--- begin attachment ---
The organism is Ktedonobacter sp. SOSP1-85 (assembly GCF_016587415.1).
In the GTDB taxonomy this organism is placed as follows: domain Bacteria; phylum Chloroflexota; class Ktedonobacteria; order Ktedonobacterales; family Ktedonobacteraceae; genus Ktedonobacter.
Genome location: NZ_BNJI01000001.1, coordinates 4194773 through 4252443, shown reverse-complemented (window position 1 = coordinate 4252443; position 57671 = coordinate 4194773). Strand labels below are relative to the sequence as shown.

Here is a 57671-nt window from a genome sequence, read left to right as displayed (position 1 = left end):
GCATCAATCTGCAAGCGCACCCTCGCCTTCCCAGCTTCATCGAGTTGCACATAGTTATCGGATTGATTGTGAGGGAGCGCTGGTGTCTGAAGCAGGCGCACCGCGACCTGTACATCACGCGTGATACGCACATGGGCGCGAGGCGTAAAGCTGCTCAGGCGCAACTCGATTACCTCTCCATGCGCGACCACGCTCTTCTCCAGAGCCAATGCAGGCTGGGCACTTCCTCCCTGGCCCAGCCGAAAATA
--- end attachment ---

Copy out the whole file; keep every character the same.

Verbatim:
The organism is Ktedonobacter sp. SOSP1-85 (assembly GCF_016587415.1).
In the GTDB taxonomy this organism is placed as follows: domain Bacteria; phylum Chloroflexota; class Ktedonobacteria; order Ktedonobacterales; family Ktedonobacteraceae; genus Ktedonobacter.
Genome location: NZ_BNJI01000001.1, coordinates 4194773 through 4252443, shown reverse-complemented (window position 1 = coordinate 4252443; position 57671 = coordinate 4194773). Strand labels below are relative to the sequence as shown.

Here is a 57671-nt window from a genome sequence, read left to right as displayed (position 1 = left end):
GCATCAATCTGCAAGCGCACCCTCGCCTTCCCAGCTTCATCGAGTTGCACATAGTTATCGGATTGATTGTGAGGGAGCGCTGGTGTCTGAAGCAGGCGCACCGCGACCTGTACATCACGCGTGATACGCACATGGGCGCGAGGCGTAAAGCTGCTCAGGCGCAACTCGATTACCTCTCCATGCGCGACCACGCTCTTCTCCAGAGCCAATGCAGGCTGGGCACTTCCTCCCTGGCCCAGCCGAAAATA